Are Labs Good With Cats or Are They Likely to Chase Them?

are labs good with cats

A well socialized Lab is one of the best dog breeds for adjusting to life with a cat. But there are no guarantees. Generally young puppies and calm older dogs are the easiest to introduce to a cat, but many enthusiastic young Labs do just as well. The cat’s personality will also play a part, and some breeds of cat are more tolerant of dogs than others. However, there are steps you can take whilst making introductions to give your new friends the best chance of getting along.


On average, it will take a dog and a cat 2–3 weeks to start forging a friendship. But in some cases, it happens more quickly, and in rare cases, it never happens at all.

Are Labs Good With Cats?

For every pet owner who has a story of animosity between the family canine and the family feline, there is another pet owner whose dog and cat get along great! Intelligence, breed, and socialization all play a part in whether your dog will be able to tolerate a feline housemate.


Some dog breeds, like the Labrador, consistently score high in a type of smarts called working intelligence. Which could just as easily be called people-pleasing intelligence. These dog breeds consistently learn new commands in less than five tries and tend to obey commands at least 95 percent of the time.

Your Labrador wants to please you and cooperate with you. So your training challenge will be to help your Lab see your new family cat as an extension of you, to be tolerated (at the least) and cherished (ideally).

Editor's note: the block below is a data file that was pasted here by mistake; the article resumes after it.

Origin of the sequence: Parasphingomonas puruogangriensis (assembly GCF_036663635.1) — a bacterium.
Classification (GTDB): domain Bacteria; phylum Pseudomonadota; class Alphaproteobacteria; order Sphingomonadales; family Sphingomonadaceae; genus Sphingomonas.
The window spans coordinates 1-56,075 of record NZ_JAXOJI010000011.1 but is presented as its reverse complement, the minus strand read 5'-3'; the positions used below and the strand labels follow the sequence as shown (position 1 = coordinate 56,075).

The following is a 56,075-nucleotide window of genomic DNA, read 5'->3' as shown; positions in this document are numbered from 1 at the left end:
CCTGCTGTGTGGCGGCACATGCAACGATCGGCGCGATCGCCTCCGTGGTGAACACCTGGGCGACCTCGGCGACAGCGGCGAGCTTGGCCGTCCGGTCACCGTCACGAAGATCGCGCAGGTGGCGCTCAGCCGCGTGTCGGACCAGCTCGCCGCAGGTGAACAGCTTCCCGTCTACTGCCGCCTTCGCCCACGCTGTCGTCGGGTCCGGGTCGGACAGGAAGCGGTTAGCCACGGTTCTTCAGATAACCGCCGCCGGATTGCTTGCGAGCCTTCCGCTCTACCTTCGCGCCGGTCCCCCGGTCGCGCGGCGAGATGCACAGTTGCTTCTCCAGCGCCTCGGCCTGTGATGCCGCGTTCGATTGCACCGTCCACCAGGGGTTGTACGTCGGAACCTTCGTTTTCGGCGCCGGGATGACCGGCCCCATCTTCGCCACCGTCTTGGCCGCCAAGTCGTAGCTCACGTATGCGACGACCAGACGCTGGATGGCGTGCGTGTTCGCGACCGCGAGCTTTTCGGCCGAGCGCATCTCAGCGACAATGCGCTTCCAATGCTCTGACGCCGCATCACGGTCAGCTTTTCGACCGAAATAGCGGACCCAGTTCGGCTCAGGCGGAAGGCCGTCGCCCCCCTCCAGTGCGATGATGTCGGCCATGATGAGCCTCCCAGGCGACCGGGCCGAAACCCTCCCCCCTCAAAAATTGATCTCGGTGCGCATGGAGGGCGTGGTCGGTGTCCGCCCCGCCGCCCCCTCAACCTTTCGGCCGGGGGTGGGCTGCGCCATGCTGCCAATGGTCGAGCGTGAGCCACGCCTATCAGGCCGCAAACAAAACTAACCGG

are labs good with cats


Breed is another important factor in predicting how well a dog and a cat may get along (or not). Labradors have been bred for generations as retriever dogs. They do not generally hunt solo but rather will accompany a human hunter and assist with retrieving the downed prey. Their prey drive – the urge to chase anything warm and moving – is relatively low.

Labs have also been selectively bred and trained not to bite down hard on what they retrieve. Rather, they have what trainers call a soft mouth. They hold objects, whether a prey animal, a ball, or a playmate, gently in their mouths to avoid doing harm.

Well-bred, well-trained Labs also tend to be easygoing, family-oriented, and playful, which can work great if your new cat is a sociable breed that loves to play.

Training and Socialization